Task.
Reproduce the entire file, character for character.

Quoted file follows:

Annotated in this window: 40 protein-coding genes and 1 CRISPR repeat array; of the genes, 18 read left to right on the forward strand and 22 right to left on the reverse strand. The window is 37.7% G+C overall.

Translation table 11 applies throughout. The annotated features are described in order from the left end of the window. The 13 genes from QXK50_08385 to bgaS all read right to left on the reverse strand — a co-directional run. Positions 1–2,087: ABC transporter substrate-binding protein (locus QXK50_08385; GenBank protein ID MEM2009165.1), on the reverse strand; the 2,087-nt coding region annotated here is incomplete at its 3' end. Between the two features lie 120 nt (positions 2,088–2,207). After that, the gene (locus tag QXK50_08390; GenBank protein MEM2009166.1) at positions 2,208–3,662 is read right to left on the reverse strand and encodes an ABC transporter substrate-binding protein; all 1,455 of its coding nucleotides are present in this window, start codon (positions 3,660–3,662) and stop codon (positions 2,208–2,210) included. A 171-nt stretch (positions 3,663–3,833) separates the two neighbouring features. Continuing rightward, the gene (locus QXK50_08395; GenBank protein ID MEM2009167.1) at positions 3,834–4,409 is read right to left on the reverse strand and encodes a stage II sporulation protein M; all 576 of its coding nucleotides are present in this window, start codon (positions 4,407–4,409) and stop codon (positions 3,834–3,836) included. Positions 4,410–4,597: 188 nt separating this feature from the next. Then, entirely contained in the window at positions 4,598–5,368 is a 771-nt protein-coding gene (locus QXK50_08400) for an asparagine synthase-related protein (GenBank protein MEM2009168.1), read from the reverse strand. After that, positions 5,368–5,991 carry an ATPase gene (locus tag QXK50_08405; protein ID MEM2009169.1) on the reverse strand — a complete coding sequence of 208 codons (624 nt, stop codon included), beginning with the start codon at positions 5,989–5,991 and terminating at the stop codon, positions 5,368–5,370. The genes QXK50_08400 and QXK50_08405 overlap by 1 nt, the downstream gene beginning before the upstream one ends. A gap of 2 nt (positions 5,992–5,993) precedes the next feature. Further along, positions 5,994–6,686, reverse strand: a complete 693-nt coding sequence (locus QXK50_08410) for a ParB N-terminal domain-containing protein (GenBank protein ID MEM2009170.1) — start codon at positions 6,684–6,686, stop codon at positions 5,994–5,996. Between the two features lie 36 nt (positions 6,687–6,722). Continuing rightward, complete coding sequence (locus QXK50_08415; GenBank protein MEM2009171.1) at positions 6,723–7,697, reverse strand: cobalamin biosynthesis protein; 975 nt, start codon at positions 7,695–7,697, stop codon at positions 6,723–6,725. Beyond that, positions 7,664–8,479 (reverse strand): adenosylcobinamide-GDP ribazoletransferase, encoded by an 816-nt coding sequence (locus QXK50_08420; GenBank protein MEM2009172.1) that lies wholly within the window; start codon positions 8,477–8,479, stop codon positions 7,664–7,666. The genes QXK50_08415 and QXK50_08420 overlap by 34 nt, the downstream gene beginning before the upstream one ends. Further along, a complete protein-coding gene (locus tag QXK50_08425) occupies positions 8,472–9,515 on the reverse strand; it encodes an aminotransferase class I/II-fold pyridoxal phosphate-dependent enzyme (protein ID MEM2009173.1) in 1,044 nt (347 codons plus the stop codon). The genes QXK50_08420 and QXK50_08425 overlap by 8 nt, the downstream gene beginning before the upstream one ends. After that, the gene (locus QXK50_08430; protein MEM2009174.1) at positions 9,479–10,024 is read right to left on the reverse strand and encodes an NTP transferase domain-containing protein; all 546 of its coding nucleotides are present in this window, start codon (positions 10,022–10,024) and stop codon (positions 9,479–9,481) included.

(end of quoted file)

Annotated in this window: 40 protein-coding genes and 1 CRISPR repeat array; of the genes, 18 read left to right on the forward strand and 22 right to left on the reverse strand. The window is 37.7% G+C overall.

Translation table 11 applies throughout. The annotated features are described in order from the left end of the window. The 13 genes from QXK50_08385 to bgaS all read right to left on the reverse strand — a co-directional run. Positions 1–2,087: ABC transporter substrate-binding protein (locus QXK50_08385; GenBank protein ID MEM2009165.1), on the reverse strand; the 2,087-nt coding region annotated here is incomplete at its 3' end. Between the two features lie 120 nt (positions 2,088–2,207). After that, the gene (locus tag QXK50_08390; GenBank protein MEM2009166.1) at positions 2,208–3,662 is read right to left on the reverse strand and encodes an ABC transporter substrate-binding protein; all 1,455 of its coding nucleotides are present in this window, start codon (positions 3,660–3,662) and stop codon (positions 2,208–2,210) included. A 171-nt stretch (positions 3,663–3,833) separates the two neighbouring features. Continuing rightward, the gene (locus QXK50_08395; GenBank protein ID MEM2009167.1) at positions 3,834–4,409 is read right to left on the reverse strand and encodes a stage II sporulation protein M; all 576 of its coding nucleotides are present in this window, start codon (positions 4,407–4,409) and stop codon (positions 3,834–3,836) included. Positions 4,410–4,597: 188 nt separating this feature from the next. Then, entirely contained in the window at positions 4,598–5,368 is a 771-nt protein-coding gene (locus QXK50_08400) for an asparagine synthase-related protein (GenBank protein MEM2009168.1), read from the reverse strand. After that, positions 5,368–5,991 carry an ATPase gene (locus tag QXK50_08405; protein ID MEM2009169.1) on the reverse strand — a complete coding sequence of 208 codons (624 nt, stop codon included), beginning with the start codon at positions 5,989–5,991 and terminating at the stop codon, positions 5,368–5,370. The genes QXK50_08400 and QXK50_08405 overlap by 1 nt, the downstream gene beginning before the upstream one ends. A gap of 2 nt (positions 5,992–5,993) precedes the next feature. Further along, positions 5,994–6,686, reverse strand: a complete 693-nt coding sequence (locus QXK50_08410) for a ParB N-terminal domain-containing protein (GenBank protein ID MEM2009170.1) — start codon at positions 6,684–6,686, stop codon at positions 5,994–5,996. Between the two features lie 36 nt (positions 6,687–6,722). Continuing rightward, complete coding sequence (locus QXK50_08415; GenBank protein MEM2009171.1) at positions 6,723–7,697, reverse strand: cobalamin biosynthesis protein; 975 nt, start codon at positions 7,695–7,697, stop codon at positions 6,723–6,725. Beyond that, positions 7,664–8,479 (reverse strand): adenosylcobinamide-GDP ribazoletransferase, encoded by an 816-nt coding sequence (locus QXK50_08420; GenBank protein MEM2009172.1) that lies wholly within the window; start codon positions 8,477–8,479, stop codon positions 7,664–7,666. The genes QXK50_08415 and QXK50_08420 overlap by 34 nt, the downstream gene beginning before the upstream one ends. Further along, a complete protein-coding gene (locus tag QXK50_08425) occupies positions 8,472–9,515 on the reverse strand; it encodes an aminotransferase class I/II-fold pyridoxal phosphate-dependent enzyme (protein ID MEM2009173.1) in 1,044 nt (347 codons plus the stop codon). The genes QXK50_08420 and QXK50_08425 overlap by 8 nt, the downstream gene beginning before the upstream one ends. After that, the gene (locus QXK50_08430; protein MEM2009174.1) at positions 9,479–10,024 is read right to left on the reverse strand and encodes an NTP transferase domain-containing protein; all 546 of its coding nucleotides are present in this window, start codon (positions 10,022–10,024) and stop codon (positions 9,479–9,481) included.